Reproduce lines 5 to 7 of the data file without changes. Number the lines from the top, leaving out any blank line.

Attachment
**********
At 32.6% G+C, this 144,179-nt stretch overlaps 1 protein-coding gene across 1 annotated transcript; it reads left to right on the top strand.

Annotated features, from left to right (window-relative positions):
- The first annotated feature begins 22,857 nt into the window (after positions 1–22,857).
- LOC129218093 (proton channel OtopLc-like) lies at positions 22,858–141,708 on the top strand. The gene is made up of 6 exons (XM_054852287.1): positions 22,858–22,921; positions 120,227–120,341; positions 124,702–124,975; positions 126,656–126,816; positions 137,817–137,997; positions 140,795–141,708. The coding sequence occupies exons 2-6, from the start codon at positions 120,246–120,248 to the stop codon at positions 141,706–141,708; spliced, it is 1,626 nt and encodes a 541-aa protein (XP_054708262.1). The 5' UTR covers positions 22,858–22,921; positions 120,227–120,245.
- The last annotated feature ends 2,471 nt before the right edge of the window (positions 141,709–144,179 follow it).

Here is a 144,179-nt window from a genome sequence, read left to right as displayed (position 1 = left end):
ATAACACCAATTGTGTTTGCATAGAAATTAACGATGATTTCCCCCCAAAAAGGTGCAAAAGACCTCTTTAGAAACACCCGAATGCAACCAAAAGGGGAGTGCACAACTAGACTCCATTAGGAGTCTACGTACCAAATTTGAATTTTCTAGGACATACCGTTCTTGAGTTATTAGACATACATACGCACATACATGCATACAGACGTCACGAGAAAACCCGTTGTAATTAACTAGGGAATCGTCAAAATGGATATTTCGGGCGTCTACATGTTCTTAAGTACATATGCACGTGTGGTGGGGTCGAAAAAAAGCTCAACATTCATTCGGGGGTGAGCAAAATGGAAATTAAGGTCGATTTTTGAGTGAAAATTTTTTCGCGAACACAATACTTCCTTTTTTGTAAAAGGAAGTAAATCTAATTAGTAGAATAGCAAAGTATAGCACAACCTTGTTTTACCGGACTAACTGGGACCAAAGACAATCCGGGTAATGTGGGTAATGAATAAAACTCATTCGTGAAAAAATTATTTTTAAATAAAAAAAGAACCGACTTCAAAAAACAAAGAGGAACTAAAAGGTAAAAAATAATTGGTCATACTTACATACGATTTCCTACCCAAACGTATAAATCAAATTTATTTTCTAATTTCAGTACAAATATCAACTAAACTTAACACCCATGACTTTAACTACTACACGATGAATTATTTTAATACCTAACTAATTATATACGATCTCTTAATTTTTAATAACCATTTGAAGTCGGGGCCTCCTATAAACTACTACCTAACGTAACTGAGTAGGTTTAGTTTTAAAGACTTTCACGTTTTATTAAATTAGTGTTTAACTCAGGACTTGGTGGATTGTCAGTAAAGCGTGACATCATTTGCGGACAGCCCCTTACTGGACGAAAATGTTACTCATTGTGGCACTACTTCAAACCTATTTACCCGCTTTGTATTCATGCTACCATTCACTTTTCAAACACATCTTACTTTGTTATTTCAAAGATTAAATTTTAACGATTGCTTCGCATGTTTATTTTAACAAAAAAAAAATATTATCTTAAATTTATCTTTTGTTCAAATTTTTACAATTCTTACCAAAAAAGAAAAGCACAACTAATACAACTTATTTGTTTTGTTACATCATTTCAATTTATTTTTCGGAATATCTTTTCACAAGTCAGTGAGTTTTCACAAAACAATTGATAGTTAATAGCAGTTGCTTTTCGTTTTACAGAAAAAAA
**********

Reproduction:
- The last annotated feature ends 2,471 nt before the right edge of the window (positions 141,709–144,179 follow it).

Here is a 144,179-nt window from a genome sequence, read left to right as displayed (position 1 = left end):
ATAACACCAATTGTGTTTGCATAGAAATTAACGATGATTTCCCCCCAAAAAGGTGCAAAAGACCTCTTTAGAAACACCCGAATGCAACCAAAAGGGGAGTGCACAACTAGACTCCATTAGGAGTCTACGTACCAAATTTGAATTTTCTAGGACATACCGTTCTTGAGTTATTAGACATACATACGCACATACATGCATACAGACGTCACGAGAAAACCCGTTGTAATTAACTAGGGAATCGTCAAAATGGATATTTCGGGCGTCTACATGTTCTTAAGTACATATGCACGTGTGGTGGGGTCGAAAAAAAGCTCAACATTCATTCGGGGGTGAGCAAAATGGAAATTAAGGTCGATTTTTGAGTGAAAATTTTTTCGCGAACACAATACTTCCTTTTTTGTAAAAGGAAGTAAATCTAATTAGTAGAATAGCAAAGTATAGCACAACCTTGTTTTACCGGACTAACTGGGACCAAAGACAATCCGGGTAATGTGGGTAATGAATAAAACTCATTCGTGAAAAAATTATTTTTAAATAAAAAAAGAACCGACTTCAAAAAACAAAGAGGAACTAAAAGGTAAAAAATAATTGGTCATACTTACATACGATTTCCTACCCAAACGTATAAATCAAATTTATTTTCTAATTTCAGTACAAATATCAACTAAACTTAACACCCATGACTTTAACTACTACACGATGAATTATTTTAATACCTAACTAATTATATACGATCTCTTAATTTTTAATAACCATTTGAAGTCGGGGCCTCCTATAAACTACTACCTAACGTAACTGAGTAGGTTTAGTTTTAAAGACTTTCACGTTTTATTAAATTAGTGTTTAACTCAGGACTTGGTGGATTGTCAGTAAAGCGTGACATCATTTGCGGACAGCCCCTTACTGGACGAAAATGTTACTCATTGTGGCACTACTTCAAACCTATTTACCCGCTTTGTATTCATGCTACCATTCACTTTTCAAACACATCTTACTTTGTTATTTCAAAGATTAAATTTTAACGATTGCTTCGCATGTTTATTTTAACAAAAAAAAAATATTATCTTAAATTTATCTTTTGTTCAAATTTTTACAATTCTTACCAAAAAAGAAAAGCACAACTAATACAACTTATTTGTTTTGTTACATCATTTCAATTTATTTTTCGGAATATCTTTTCACAAGTCAGTGAGTTTTCACAAAACAATTGATAGTTAATAGCAGTTGCTTTTCGTTTTACAGAAAAAAA